Tuesday, January 03, 2017


Veena (Saraswati vina) made with jackfruit wood 波羅蜜木

similarity with the qin: 7 strings with 13 dots. The thicker strings are away from the player and the thinner strings are closer to the player. 
There are tiny sound holes on the wood. The 13 dots on Veena thou is not for harmonics (the overtone sound positions).

The first day of 2017 is the day I first see a Veena and hear it in live. My mother-in-law's neighbor Sushma and her sister, who currently is visiting Vestal NY from London, both plays the Saraswati Vina. Sushma stopped for a while and now pick it up again. Her sister has been playing the Vina for 16 years. I did not know about this Indian 7 string instrument until mom one day mentioned to me that her neighbor plays a very interesting string instrument. Mom also told Sushma about me playing the ancient Chinese 7 string zither. So Sushma wanted to see my instrument and I also wanted to see her instrument. Finally mom made the arrangement for this small music gathering on the first day of 2017 for us to meet each other, while Sushma's family members coming visit her. I was so lucky to hear both the sisters playing. 

I am not familiar with this instrument, so I post some photos on my fb and some friends gave me really very nice info. I am posting them down here...

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Bill Mak 印度Vīṇā實際上指至少三種不同的樂器,古代印度的弦琴漢譯為箜篌,類似緬甸彎琴。現代的Vīṇā夾雜了不同文化的影響,帶點波斯和中亞色彩。

Peiyou Chang 這對印度姊妹有介紹到三種Vina. 同時也介紹他們學各種不同的音階, 每彈一曲必在一個音階內使用被允許用的mother音 and daughter 音 去improv.

David Badagnani The original instrument called "vina" in Sanskrit was probably an arched harp. The ancestor of the pipa, the kacchapa vina or kacchapi, was also a type of vina since the word "vina" came to mean any string instrument (as the word "qin" is used in China). The one Peiyou featured is the Saraswati vina which is similar to the sitar, but without sympathetic strings or movable frets.

The rudra vina which is a fretted tube zither and an extremely interesting instrument, especially needs the gourds for resonance since its body is so slender. Gourds are used worldwide for resonance on string and sometimes also wind instruments.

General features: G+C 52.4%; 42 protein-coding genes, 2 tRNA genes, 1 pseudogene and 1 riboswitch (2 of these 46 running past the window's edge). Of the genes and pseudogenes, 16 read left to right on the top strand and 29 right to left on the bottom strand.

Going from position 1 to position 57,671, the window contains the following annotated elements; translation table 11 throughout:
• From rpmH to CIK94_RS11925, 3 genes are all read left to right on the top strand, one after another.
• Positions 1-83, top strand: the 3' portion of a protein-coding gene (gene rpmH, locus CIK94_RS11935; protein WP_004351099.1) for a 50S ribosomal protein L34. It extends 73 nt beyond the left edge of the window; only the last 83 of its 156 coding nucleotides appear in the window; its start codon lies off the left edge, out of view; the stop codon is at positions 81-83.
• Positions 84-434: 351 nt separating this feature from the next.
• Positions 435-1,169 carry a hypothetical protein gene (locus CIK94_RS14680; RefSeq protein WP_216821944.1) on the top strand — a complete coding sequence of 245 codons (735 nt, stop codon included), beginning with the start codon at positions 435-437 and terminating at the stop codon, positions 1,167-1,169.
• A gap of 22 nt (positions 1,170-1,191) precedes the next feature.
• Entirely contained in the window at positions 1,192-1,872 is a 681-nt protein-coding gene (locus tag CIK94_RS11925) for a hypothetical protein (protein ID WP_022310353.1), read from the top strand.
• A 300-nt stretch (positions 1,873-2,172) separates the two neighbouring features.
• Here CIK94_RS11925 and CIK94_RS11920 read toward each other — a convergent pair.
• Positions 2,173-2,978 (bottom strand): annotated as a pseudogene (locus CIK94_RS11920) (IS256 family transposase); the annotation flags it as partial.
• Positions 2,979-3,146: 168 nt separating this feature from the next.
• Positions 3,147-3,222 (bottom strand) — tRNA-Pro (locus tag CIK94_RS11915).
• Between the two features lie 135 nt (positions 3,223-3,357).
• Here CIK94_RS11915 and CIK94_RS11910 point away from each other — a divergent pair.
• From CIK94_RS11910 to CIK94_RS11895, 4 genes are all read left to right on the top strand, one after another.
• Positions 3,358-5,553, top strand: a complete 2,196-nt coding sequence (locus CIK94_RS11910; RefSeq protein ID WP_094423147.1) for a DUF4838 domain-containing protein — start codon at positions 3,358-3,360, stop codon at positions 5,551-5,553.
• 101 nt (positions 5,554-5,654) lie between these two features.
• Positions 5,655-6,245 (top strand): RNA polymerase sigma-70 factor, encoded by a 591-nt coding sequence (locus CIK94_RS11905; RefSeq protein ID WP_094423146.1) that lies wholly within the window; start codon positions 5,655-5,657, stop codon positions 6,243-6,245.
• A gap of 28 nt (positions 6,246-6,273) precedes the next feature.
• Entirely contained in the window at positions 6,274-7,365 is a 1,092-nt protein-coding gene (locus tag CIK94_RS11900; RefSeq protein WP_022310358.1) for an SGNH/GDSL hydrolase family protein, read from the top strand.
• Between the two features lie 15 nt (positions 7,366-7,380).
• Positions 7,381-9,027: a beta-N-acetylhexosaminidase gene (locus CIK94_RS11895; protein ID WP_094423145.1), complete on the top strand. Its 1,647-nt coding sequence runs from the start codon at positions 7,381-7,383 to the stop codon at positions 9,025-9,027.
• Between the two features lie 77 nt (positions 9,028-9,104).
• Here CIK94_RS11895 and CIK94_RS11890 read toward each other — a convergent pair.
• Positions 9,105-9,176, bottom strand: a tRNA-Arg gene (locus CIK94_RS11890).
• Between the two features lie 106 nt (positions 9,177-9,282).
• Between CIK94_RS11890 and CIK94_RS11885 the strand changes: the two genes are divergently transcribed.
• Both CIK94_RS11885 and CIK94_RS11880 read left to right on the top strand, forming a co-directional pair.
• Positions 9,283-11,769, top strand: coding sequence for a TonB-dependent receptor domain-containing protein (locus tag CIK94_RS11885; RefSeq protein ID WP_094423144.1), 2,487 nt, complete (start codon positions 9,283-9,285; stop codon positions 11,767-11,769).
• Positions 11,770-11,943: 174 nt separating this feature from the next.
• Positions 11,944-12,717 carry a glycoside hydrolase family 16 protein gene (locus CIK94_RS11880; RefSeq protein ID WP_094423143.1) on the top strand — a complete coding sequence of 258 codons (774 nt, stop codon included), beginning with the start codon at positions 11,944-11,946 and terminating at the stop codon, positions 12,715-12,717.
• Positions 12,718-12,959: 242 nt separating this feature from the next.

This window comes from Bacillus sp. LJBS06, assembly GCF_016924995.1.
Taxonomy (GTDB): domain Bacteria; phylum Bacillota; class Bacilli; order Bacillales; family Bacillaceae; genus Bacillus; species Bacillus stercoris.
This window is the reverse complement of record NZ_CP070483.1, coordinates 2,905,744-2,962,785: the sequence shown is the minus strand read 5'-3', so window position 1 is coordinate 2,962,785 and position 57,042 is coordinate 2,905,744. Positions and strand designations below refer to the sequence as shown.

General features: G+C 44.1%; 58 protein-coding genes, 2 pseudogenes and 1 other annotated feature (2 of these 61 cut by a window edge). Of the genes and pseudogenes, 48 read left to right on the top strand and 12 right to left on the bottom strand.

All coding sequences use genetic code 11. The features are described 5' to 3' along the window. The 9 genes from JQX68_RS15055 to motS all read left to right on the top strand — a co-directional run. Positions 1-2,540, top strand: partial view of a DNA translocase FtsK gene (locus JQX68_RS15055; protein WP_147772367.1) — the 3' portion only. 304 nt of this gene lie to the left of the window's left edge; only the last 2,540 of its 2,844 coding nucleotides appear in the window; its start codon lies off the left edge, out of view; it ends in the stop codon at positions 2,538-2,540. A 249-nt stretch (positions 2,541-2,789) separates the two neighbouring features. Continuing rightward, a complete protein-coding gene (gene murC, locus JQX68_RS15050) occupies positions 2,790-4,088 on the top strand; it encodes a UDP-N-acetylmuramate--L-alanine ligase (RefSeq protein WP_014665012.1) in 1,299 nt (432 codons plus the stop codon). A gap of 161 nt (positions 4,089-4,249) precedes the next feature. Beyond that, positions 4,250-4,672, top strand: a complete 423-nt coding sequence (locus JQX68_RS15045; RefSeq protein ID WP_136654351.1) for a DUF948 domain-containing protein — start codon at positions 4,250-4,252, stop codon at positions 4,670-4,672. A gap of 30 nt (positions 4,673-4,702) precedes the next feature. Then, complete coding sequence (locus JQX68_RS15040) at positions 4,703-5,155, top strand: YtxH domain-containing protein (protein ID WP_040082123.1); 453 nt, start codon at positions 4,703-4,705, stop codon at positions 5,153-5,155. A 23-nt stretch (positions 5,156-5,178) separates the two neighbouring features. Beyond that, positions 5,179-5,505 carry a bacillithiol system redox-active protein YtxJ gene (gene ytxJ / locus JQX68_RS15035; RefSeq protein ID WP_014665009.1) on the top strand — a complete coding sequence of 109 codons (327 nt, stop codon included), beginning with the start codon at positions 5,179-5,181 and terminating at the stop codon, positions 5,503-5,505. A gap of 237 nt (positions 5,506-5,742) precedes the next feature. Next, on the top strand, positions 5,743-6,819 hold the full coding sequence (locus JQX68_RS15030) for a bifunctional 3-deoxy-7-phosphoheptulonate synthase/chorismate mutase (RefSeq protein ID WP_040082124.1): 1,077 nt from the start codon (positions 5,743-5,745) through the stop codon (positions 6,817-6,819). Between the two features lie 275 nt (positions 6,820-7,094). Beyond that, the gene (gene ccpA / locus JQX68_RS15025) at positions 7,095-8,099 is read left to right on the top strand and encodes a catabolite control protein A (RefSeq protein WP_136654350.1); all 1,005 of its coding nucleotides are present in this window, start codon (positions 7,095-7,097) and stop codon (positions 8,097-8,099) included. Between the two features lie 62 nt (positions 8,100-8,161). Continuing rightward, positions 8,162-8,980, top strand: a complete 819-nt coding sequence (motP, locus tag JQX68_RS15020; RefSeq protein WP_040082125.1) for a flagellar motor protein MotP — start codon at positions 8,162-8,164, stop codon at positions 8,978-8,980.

David Badagnani This is how the original kacchapa vina looked. It was transmitted north to the Buddhist kingdom of Kucha (Xinjiang) from Gandhara (North India/Pakistan/Afghanistan) before Sui times, and the Chinese in Chang'an then adopted it as the pipa.

(see the photo above)

Peiyou Chang Rudra veena: https://youtu.be/2IvV5Z0wFR4
I like this recording which has parts sound like guqin melody, especially bass tones.

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David Badagnani Yes, it's very deep, slow, meditative, and spiritual. It's down to just a few players, like the situation of qin in the last century.
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Peiyou Chang David, do you know if they have their own music scores? I am wondering what it looks like.
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Ralph Knag I took a vocal class in this style last year - we used western notation. There are a few good books in English - and a new one is coming soon
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Ralph Knag I also took one class with Jeff Lewis: https://www.youtube.com/watch?v=tngyk6qLv88

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Peiyou Chang I believe using western notation is the modern development. I am wondering in the ancient time, what kind of score they were using?
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Ralph Knag Here's a discussion from my teachers: http://dhrupad.org/notation-where-has-it-led-us/

If we choose to alter the position of the Sa within the scale, all the other intervals change accordingly. The character of the raga also changes. Therefore, if we choose to change the position of the Sa in any Raga, then each pitch in the scale of that Raga would also change. Sometimes these change...
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Ralph Knag The vina you recorded is Carnatic (southern). Dhrupad is a northern style
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Peiyou Chang Very interesting. Thanks Ralph.
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